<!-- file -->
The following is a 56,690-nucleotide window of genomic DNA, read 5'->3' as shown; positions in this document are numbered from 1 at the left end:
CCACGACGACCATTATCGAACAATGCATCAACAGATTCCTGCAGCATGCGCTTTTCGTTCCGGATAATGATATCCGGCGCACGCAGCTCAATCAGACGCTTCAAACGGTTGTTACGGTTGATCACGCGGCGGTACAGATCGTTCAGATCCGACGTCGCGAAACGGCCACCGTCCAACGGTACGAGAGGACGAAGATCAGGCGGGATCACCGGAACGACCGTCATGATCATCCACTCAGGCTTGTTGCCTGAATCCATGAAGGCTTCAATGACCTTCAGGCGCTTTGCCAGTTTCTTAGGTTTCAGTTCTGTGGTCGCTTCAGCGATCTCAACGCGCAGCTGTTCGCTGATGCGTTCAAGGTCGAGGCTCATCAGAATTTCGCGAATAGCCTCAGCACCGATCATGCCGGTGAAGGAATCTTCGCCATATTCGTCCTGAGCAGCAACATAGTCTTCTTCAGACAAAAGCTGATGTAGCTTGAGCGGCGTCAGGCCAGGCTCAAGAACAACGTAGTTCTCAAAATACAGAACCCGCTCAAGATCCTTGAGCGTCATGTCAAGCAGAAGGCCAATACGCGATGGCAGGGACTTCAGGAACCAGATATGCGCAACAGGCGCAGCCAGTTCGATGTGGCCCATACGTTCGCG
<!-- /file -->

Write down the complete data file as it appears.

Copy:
The following is a 56,690-nucleotide window of genomic DNA, read 5'->3' as shown; positions in this document are numbered from 1 at the left end:
CCACGACGACCATTATCGAACAATGCATCAACAGATTCCTGCAGCATGCGCTTTTCGTTCCGGATAATGATATCCGGCGCACGCAGCTCAATCAGACGCTTCAAACGGTTGTTACGGTTGATCACGCGGCGGTACAGATCGTTCAGATCCGACGTCGCGAAACGGCCACCGTCCAACGGTACGAGAGGACGAAGATCAGGCGGGATCACCGGAACGACCGTCATGATCATCCACTCAGGCTTGTTGCCTGAATCCATGAAGGCTTCAATGACCTTCAGGCGCTTTGCCAGTTTCTTAGGTTTCAGTTCTGTGGTCGCTTCAGCGATCTCAACGCGCAGCTGTTCGCTGATGCGTTCAAGGTCGAGGCTCATCAGAATTTCGCGAATAGCCTCAGCACCGATCATGCCGGTGAAGGAATCTTCGCCATATTCGTCCTGAGCAGCAACATAGTCTTCTTCAGACAAAAGCTGATGTAGCTTGAGCGGCGTCAGGCCAGGCTCAAGAACAACGTAGTTCTCAAAATACAGAACCCGCTCAAGATCCTTGAGCGTCATGTCAAGCAGAAGGCCAATACGCGATGGCAGGGACTTCAGGAACCAGATATGCGCAACAGGCGCAGCCAGTTCGATGTGGCCCATACGTTCGCG